On Death and Mourning From a Distance

by Adwoa Afful

My family is Ghanaian, but we’re spread out across the globe. For this and a number of other reasons,  I never really got to know my mother’s side of the family. I had met many of my father’s siblings and relatives, but we never got along, and all communication with them ceased shortly after my parents separated. And so it is only towards my mother’s family that I feel a strong, but ambivalent sense of kinship, a feeling that  has been further complicated with the deaths of my great grandmother and grandmother.

The women in my family tend to outlive their husbands by decades and my great-grandmother was no exception. She passed away in 2009, having already outlived my great-grandfather by nearly 40 years . My mother isn't quite sure what year she had been born , but she was about 96 when she died.

When my great-grandmother passed away, it was my mother who broke the news to me. I do not remember much of that time. I know my mother grieved, but she did so mostly away from my sister and me.  It was heartbreaking for my mother, but my sister and I were not sure how to feel. We had only spoken to my great-grandmother on a handful of occasions over the phone. Despite her age, by all accounts, she was a lively, active and large woman (though we were told by relatives that she had lost a substantial amount of weight near the time of her death), with light gray eyes. She was a true matriarch. She had loved her Ghanaian husband deeply, and raised their children and grandchildren in a strict, but supportive household.

My great-grandmother was fluent in many languages, but only spoke the barest English. My sister and I only spoke English and French.  I do not remember any of the conversations that I had with her, but my sister has some memory of them, mostly of my  mother translating between Twi and English. The last time they spoke, my great-grandmother said, in her stilted English, “I love you,” over and over again. That was among the few English phrases that she knew.

I do not know how my sister took my great-grandmother’s passing, but I know she grieved. I grieved as well, but if I am being honest, it was not for the person, exactly. I was nostalgic for a relationship that I wish that I had, but with language and other barriers would have been impossible. The fantasy of what our relationship could have been was built entirely on snippets of the woman’s past that were relayed to me by my mother. Through those stories my great-grandmother become flesh and blood to me and it was the closest I ever got to her. 

My grandmother was born in the mid-1930s and died last year in her home in outside Sekondi-Takoradi, Ghana. Where my mother and great-grandmother had enjoyed a strong bond, my mother and her mother did not. My mother does not talk about her relationship with her mother that often, but I grew up with the impression that they were family by blood, and not much else. When news of her death reached us in Toronto, my mother was with my sister in her bedroom, watching DVDs  on her laptop. From what I remember, that was also where I found my mother when I heard that my great grandmother had died nearly four years earlier. I heard the news  through my uncle, since I was the one to finally pick up the call from Calgary, after he had left several urgent messages politely pleading for someone to answer the phone. My mom had already guessed why my uncle, with whom she spoke to infrequently, was all of sudden desperate to speak with her, and was still reluctant to return his calls.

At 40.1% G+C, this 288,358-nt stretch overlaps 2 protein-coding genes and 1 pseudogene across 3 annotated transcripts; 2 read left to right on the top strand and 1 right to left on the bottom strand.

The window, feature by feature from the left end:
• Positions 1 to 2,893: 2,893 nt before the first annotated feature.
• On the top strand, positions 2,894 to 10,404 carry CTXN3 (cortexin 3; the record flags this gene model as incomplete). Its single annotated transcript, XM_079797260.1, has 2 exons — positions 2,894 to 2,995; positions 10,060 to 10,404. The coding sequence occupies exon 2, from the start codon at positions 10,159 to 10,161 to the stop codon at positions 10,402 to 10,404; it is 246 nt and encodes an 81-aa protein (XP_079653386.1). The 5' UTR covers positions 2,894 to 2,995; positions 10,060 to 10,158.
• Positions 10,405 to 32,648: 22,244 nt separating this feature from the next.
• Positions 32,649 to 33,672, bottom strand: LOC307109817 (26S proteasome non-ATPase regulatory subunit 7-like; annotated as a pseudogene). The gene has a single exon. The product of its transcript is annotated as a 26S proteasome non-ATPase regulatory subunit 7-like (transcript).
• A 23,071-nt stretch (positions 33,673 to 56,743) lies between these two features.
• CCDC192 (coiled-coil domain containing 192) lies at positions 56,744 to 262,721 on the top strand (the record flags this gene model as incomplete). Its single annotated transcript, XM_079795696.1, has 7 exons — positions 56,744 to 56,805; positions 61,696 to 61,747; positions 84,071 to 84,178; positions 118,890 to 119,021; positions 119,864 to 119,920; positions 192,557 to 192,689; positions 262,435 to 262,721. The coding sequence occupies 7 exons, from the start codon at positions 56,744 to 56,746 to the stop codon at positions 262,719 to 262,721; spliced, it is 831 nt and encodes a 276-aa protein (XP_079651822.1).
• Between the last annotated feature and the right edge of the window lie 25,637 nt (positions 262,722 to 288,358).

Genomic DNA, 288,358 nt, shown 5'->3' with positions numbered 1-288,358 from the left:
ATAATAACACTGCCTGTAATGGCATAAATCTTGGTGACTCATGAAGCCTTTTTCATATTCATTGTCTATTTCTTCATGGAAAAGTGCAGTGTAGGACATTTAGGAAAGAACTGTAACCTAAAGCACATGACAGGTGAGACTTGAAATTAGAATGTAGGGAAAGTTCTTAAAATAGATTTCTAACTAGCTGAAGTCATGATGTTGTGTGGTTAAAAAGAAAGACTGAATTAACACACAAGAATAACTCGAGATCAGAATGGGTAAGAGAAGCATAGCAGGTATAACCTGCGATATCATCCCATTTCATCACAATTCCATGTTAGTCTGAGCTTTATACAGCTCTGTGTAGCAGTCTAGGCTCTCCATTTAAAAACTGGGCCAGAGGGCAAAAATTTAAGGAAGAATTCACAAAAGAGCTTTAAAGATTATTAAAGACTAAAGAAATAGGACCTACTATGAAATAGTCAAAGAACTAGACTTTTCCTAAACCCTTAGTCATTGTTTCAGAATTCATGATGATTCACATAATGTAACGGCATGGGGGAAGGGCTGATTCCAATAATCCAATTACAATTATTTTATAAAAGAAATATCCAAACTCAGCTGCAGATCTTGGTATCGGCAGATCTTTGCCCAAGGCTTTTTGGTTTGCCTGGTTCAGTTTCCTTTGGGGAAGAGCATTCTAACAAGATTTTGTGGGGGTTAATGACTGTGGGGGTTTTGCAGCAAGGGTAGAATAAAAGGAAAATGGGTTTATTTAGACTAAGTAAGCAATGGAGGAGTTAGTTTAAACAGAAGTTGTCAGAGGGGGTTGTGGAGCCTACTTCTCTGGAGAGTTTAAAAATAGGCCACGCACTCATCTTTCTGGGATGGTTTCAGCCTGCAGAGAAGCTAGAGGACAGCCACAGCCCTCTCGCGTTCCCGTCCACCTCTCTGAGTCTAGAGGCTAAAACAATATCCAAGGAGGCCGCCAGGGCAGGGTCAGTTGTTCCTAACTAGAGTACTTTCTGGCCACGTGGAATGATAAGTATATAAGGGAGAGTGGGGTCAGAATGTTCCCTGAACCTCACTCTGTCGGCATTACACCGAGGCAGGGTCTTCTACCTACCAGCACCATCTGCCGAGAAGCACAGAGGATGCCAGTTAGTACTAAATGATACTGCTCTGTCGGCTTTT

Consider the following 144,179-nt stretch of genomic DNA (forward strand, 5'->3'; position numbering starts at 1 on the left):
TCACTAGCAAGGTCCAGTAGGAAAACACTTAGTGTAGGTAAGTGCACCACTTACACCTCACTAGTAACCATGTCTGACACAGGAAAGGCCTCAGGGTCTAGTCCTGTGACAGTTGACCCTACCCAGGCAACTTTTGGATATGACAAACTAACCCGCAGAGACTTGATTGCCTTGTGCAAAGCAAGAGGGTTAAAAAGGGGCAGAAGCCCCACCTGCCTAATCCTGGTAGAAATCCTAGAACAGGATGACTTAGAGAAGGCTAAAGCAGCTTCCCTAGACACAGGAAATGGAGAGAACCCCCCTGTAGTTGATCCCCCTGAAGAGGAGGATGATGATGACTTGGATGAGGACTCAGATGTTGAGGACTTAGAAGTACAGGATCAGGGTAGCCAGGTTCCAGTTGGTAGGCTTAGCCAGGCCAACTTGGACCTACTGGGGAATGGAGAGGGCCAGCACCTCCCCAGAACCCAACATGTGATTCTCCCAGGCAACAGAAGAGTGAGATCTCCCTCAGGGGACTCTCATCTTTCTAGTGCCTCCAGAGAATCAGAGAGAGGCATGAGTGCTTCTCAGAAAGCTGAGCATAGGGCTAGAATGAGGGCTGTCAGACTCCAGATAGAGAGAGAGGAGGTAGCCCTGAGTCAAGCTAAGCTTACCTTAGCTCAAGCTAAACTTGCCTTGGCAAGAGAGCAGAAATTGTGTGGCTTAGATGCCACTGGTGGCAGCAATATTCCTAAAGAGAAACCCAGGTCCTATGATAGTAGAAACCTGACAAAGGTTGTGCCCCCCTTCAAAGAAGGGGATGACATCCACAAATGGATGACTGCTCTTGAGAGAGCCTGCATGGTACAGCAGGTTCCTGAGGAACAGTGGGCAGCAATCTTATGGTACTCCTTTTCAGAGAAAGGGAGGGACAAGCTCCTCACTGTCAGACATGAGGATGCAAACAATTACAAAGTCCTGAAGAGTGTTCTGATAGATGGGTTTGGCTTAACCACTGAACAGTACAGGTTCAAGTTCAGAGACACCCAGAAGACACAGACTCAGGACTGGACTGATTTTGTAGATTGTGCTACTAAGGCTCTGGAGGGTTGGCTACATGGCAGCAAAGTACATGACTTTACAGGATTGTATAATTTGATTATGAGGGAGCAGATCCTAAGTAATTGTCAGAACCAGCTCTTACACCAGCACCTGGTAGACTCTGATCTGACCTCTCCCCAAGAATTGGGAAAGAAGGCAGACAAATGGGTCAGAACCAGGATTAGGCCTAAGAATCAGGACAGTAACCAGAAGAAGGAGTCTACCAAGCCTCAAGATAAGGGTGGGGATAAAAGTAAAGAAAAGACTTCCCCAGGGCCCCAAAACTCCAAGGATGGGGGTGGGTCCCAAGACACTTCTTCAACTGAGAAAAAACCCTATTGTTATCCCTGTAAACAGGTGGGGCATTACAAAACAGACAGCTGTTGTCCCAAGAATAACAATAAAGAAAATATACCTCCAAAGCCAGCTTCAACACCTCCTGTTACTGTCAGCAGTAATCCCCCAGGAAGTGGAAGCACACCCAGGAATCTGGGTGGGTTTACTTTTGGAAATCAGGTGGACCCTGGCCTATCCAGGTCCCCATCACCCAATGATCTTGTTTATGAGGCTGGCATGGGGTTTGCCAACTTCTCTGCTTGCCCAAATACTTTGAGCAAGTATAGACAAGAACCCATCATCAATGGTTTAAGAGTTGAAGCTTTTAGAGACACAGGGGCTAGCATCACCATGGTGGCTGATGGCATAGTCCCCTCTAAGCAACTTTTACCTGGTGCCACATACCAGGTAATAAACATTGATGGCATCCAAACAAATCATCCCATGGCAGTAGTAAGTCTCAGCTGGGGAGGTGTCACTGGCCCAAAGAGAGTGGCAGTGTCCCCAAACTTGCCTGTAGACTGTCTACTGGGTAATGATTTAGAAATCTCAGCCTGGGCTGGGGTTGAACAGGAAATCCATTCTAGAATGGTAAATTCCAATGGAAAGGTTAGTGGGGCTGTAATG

When I went to see my mother to pass on the news, she was already upset and my sister was crying.  I cannot remember how I told my mother or what I even said, I just remember that I could not get upset. My grandmother was a difficult woman to get close to. She and my sister spoke relatively frequently, but she and I were never able to talk for more than a few minutes.  My grandmother spoke English better than I did, but we barely understood each other and neither of us made much of an effort to change that. Despite that, I was still affected by her death, and grieved for my mother. I never understood the nature of their relationship, but I knew something very important had been lost when my grandmother died.

My mother, who has not been back to Ghana in 30 years, had  lost one of her few remaining direct links to “home.” Sekondi- Takoradi is hardly the city that it was two and half decades ago when she left. My mother does not talk about my grandmother’s or great grandmother’s passing that much, but she does talk about going back “home” now more than ever. My sister and I often plot on ways to get her there somehow, but for the moment plotting is all we’ve done. Sometimes, while my sister and I are dreaming up  plans, I wonder,  with my great grandmother and grandmother now gone,  what will “home” feel like if we ever manage to get her there.